A few weeks back, I received a document from the Boroondara Council in Melbourne highlighting changes under Plan Melbourne – Melbourne’s new metropolitan planning strategy. The documents explained how Melbourne’s urban growth boundary (UGB) would be fixed, effectively turning it into a greenbelt (because that has worked so well in the UK…not!) and how the leafy desirable eastern suburbs will be protected from development, helping to maintain the area’s character and amenity.
Of particular note, the document explained how subdivision’s would be limited to two homes per block. Many of the lots around Boroondara are fairly large (over 600sqm), and there has been quite a few triple sub-divisions close by to my house, so the planning changes could work to restrict urban consolidation.
While the changes in Boroondara are beneficial to me – I own a detached house in the area and my amenity and land values will be protected – you have to wonder whether Melbourne is indeed “planning to fail”, as David Collyer eloquently put it last month.
The way I see it, the changes under Plan Melbourne are likely to exacerbate urban sprawl in Melbourne, rather than reduce it, thus eliminating many of the purported benefits from the plan such as “20-minute neighbourhoods”.
These perverse outcomes will occur because the measures aimed at excluding growth from one part of Melbourne – e.g. Boroondara and other established areas as well as via the fixed UGB – will naturally generates pressure to accommodate it elsewhere, leading to intensified development either on the fringe or in exurban and underdeveloped jurisdictions well beyond the metropolitan limits.
As argued last week, the fixing of Melbourne’s UGB will likely encourage many lower income households to ‘leapfrog’ the boundary and settle in far flung commuter towns where developable land is available and housing is more affordable. In such instances, urban sprawl will be exacerbated and reliance on cars and energy use will be increased. Since Melbourne’s UGB was first introduced in the early-2000s, we have already seen widespread development in communities well beyond the UGB in places like Wallan, Drouin, Warragul, Bacchus Marsh and Gisborne (see here for details), and this trend is likely to intensify as then changes under Plan Melbourne bite.
A related unintended consequence of Plan Melbourne is that ‘densification’ will also be pushed away from the inner and middle suburbs and onto the fringe, where there is less access to employment and amenities. The reason for this is that the price of land will be forced up so much by the growth constraints that households will be less able to afford the ‘premium’ price commanded by the inner areas, and will instead be forced to locate at ‘less unaffordable’ but also less efficient locations. Essentially, budgets will be squeezed so hard by the higher land prices that households will be forced to trade-off both space (smaller homes) and location efficiency (i.e. living further out).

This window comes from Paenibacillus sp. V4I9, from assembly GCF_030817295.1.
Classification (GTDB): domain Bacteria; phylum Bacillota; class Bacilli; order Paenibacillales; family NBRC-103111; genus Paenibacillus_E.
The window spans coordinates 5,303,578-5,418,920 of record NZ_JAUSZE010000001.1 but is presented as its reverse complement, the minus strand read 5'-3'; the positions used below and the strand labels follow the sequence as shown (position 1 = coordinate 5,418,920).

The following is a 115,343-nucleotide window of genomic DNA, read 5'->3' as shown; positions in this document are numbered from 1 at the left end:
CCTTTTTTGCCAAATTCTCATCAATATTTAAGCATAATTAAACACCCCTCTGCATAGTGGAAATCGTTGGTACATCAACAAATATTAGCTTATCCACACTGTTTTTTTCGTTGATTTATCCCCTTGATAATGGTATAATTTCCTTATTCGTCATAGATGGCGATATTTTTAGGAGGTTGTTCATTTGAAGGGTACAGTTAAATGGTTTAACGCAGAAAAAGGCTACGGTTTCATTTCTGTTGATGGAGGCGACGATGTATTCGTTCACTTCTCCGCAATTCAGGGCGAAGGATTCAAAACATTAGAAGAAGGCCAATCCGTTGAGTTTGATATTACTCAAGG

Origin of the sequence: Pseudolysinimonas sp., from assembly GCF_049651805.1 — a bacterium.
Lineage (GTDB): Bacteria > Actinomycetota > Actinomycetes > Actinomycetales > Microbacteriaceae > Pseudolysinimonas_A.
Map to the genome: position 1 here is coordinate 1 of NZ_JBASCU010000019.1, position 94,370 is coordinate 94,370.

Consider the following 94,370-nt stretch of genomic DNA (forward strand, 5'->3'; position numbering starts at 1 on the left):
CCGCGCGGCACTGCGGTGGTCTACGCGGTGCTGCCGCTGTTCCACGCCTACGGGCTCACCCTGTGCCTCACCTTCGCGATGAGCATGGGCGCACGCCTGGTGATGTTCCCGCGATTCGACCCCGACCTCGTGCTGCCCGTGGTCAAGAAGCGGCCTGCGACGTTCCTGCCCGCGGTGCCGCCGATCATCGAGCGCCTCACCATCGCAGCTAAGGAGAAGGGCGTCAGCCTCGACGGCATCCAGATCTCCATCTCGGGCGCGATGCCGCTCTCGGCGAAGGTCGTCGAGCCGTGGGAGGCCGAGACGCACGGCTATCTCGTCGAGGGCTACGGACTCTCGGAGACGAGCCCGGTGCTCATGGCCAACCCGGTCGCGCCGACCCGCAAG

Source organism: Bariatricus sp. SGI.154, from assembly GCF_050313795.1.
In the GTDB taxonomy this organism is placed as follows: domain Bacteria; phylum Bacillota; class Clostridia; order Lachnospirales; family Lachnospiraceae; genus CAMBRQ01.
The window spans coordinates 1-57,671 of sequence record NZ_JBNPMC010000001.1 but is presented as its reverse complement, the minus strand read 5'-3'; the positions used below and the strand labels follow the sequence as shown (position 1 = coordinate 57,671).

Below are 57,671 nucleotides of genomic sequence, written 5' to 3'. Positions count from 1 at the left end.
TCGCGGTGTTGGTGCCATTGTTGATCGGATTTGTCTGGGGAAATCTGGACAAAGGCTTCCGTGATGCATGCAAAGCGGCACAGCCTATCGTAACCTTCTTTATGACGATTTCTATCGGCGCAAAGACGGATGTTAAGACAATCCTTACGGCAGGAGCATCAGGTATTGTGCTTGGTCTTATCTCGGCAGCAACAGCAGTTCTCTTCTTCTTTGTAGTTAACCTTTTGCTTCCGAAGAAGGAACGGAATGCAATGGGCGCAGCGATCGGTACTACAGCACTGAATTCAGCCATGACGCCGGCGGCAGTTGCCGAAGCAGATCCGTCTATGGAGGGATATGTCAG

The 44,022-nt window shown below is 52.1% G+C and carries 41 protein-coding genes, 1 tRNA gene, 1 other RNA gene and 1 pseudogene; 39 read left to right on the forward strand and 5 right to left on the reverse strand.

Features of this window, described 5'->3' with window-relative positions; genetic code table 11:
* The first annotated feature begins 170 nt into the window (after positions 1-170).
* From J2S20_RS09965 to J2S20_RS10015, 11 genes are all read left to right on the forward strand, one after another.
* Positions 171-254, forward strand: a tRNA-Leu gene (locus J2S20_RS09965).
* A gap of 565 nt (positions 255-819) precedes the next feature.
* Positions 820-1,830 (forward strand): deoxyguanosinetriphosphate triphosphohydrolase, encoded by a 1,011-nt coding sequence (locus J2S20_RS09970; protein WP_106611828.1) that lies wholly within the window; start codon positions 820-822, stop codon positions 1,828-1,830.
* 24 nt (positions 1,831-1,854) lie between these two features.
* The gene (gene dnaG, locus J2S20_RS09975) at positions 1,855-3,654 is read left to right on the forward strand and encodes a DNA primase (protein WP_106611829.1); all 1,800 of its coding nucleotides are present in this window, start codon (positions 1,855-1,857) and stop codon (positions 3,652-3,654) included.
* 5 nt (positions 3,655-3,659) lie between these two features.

This phenomenon will likely be reflected in denser fringe suburban developments, whereby postage stamp sections will be crammed even tighter together, complete with narrow streets and and minimal public green space.
To see what might be in store for Melbourne, one only needs to look at Portland, Oregon – often cited as a model for “smart growth” (urban consolidation). There, urban consolidation policies have driven increased density at the fringe of the city but not nearer to the CBD, as revealed by Alain Bertaud, senior research scholar at the NYU Stern Urbanization Project:
Market forces would normally increase population density around the CBD and decrease it progressively toward the suburbs…
Portland developed the concept of an Urban Growth Boundary (UGB), which limits for 20 years the area within which the city may develop…
Most neighborhoods resist any attempt at increasing significantly the current density and developers are uncertain about demand for higher density residential areas close to the center. As predicted, land prices are going up because of the supply constraint imposed by the UGB, developers respond by developing higher density housing in the vacant areas between the limits of the current built-up area and the UGB…
In the long run, the higher density which is built-up on the vacant land along the UGB will increase the accessibility of suburban shopping malls at the expense of the relative accessibility of the CBD. This is not the outcome that the planners intended.
In short, Melbourne’s new planning blueprint is indeed planning to fail, with the end result likely to be: 1) higher land prices and less affordable housing; and 2) increased sprawl as the population is increasingly forced to live on the fringe or in far flung exurban commuter towns. The changes will also have particularly pernicious distributional impacts on lower socio-economic groups.